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The BBC's Paul Clifton
"More than 200 serious computer faults"
 real 56k

Bill Semple, Air Traffic Control
"We will have this system ready for operation in December"
 real 28k

Thursday, 10 August, 2000, 12:09 GMT 13:09 UK
Air traffic centre plagued by glitches
Swanwick control room
The large control room still stands empty
Computer problems are threatening to delay the opening of a new national air traffic control centre - already six years behind schedule.

The huge centre at Swanwick, in Hampshire, has more than 200 serious bugs in its computer software.

Hundreds of computer technicians are working to clear the faults but managers admit there is a risk the work will not be finished on time.

The centre should control most of the aircraft flying over England from January 2002, replacing most of the work done by air traffic controllers at West Drayton.


We need to know why they can't bring this system on stream, on time

Gavin Strang MP

But in order to do that the system must work perfectly by this December to allow a year to train air traffic controllers.

Labour MP and former Transport Minister Gain Strang said the Swanwick system was "hugely important".

Speaking on the BBC's Today programme, he said: "If it is not going to be working on time then we have to find out why, we cannot just go on and on like this.

"We need transparency, we need to know why they can't bring this system on stream, on time."

Good progress

The number of bugs in the system is falling - 400 technicians have brought the number down from 500 faults in recent weeks.

And Bill Semple, Chief Executive of Air Traffic Control, said he was confident the system would be ready.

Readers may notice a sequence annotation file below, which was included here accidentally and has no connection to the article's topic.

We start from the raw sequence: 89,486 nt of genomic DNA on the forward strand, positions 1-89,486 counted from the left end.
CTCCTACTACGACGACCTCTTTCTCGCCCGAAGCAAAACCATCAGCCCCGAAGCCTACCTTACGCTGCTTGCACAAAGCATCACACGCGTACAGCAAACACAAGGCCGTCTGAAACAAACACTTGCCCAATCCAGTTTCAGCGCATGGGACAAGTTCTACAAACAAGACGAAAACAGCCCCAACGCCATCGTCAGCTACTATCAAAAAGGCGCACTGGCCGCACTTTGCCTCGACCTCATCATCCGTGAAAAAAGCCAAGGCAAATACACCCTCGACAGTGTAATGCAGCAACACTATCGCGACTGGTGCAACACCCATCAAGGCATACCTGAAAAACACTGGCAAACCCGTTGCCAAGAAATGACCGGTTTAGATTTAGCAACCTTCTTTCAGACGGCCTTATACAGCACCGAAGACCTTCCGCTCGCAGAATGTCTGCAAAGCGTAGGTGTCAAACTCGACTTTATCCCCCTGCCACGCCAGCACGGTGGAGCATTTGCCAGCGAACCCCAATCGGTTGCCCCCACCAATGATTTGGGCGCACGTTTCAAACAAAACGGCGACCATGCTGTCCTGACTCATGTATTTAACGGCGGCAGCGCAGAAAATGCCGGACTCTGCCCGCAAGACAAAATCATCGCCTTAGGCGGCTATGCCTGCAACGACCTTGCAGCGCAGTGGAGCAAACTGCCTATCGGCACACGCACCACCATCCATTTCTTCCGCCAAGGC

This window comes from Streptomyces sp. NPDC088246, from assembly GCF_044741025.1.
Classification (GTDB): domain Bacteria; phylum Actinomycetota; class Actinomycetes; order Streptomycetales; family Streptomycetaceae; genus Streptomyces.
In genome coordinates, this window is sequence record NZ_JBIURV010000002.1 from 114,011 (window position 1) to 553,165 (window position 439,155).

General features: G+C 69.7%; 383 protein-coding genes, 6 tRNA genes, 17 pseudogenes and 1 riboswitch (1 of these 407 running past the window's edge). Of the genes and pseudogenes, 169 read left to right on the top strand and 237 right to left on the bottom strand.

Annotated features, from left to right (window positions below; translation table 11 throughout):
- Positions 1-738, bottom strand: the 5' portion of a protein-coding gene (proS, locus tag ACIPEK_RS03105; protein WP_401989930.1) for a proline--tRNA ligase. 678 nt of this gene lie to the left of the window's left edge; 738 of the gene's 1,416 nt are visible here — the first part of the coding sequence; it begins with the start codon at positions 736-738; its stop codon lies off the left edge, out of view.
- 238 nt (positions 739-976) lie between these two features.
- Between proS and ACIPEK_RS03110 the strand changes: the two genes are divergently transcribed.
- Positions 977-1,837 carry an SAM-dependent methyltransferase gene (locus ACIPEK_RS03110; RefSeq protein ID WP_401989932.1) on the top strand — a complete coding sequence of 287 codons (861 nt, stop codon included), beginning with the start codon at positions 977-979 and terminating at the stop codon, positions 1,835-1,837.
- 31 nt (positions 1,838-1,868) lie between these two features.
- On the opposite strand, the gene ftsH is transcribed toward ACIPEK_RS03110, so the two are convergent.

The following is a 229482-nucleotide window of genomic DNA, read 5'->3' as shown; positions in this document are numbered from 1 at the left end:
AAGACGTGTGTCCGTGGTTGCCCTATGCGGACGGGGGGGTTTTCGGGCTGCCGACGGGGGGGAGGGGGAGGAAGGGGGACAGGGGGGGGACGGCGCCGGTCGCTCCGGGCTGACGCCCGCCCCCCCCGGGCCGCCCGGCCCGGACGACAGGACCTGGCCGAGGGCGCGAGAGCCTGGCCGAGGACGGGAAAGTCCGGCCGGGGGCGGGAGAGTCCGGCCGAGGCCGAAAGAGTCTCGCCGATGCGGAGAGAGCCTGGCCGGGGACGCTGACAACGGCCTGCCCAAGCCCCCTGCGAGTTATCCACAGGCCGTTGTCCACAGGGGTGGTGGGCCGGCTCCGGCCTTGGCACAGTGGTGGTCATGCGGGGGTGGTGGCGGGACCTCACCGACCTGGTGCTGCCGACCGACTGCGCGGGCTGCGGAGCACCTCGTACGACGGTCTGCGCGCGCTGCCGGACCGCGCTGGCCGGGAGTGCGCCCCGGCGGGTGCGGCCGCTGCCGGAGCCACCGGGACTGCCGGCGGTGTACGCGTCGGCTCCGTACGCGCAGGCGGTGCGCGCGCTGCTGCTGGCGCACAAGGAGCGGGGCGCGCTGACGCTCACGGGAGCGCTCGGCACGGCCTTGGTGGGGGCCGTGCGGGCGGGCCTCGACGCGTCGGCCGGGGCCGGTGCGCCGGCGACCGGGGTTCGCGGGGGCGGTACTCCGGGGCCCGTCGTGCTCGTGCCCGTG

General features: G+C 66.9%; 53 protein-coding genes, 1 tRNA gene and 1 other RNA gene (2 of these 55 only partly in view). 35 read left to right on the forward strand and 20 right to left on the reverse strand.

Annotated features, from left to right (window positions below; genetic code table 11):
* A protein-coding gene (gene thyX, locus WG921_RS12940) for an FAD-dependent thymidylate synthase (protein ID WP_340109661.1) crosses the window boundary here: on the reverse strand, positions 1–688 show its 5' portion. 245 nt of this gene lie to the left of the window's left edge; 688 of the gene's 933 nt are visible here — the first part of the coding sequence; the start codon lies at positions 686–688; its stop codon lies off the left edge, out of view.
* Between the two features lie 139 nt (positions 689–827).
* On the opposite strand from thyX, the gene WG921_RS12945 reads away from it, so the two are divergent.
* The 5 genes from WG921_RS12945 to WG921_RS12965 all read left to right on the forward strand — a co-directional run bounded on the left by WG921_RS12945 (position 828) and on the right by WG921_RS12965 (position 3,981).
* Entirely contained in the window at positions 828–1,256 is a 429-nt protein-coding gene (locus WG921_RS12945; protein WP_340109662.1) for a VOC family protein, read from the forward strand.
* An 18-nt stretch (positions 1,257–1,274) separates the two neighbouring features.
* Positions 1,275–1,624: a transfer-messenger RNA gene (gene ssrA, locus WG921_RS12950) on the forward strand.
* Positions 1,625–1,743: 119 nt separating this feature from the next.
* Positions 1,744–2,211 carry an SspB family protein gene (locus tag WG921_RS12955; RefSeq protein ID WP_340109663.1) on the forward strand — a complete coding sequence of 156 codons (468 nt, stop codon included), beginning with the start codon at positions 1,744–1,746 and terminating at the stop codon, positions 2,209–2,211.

There will be no compromises made as far as safety is concerned

Bill Semple
Chief Executive, Air Traffic Control

"There is still a lot to do but the fact that we are down to this number of so-called bugs now is extremely good news for us."

He said good progress had been made since an independent audit last year found around 1400 bugs in the system.

"Now we are down to 200, we have a very comprehensive plan for fixing them and we are confident that we will have this system ready for operation in December.

"There will be no compromises made as far as safety is concerned, and if there are any doubts on that account I can assure you that I will not take this system into operation," he added.

Swanwick uses one of the world's most complex computer systems.

The Hampshire centre was due to open in 1996 at a cost of about 350m.

But costs have spiralled and the centre is now at almost twice its original cost at 623m.

Safety fears

The delays to its opening have prompted fears about the ability of the current centre at West Drayton to cope with the amount of aircraft flying into and out of the UK.

But National Air Traffic Services always maintained that West Drayton could safely handle flights for some time and that safety was not being compromised.

Managers at Swanwick have admitted that there is a medium-to-low risk that all the computer problems will not all be solved in time.

But Tony Collins of Computer Weekly magazine warned that risk could increase "if any of the bugs turn out to be more difficult to fix than they had originally thought".

"This is a piece of software with two million lines of code," he added. "They have had enormous success in the last few months, it is just a question of whether they can keep that up."

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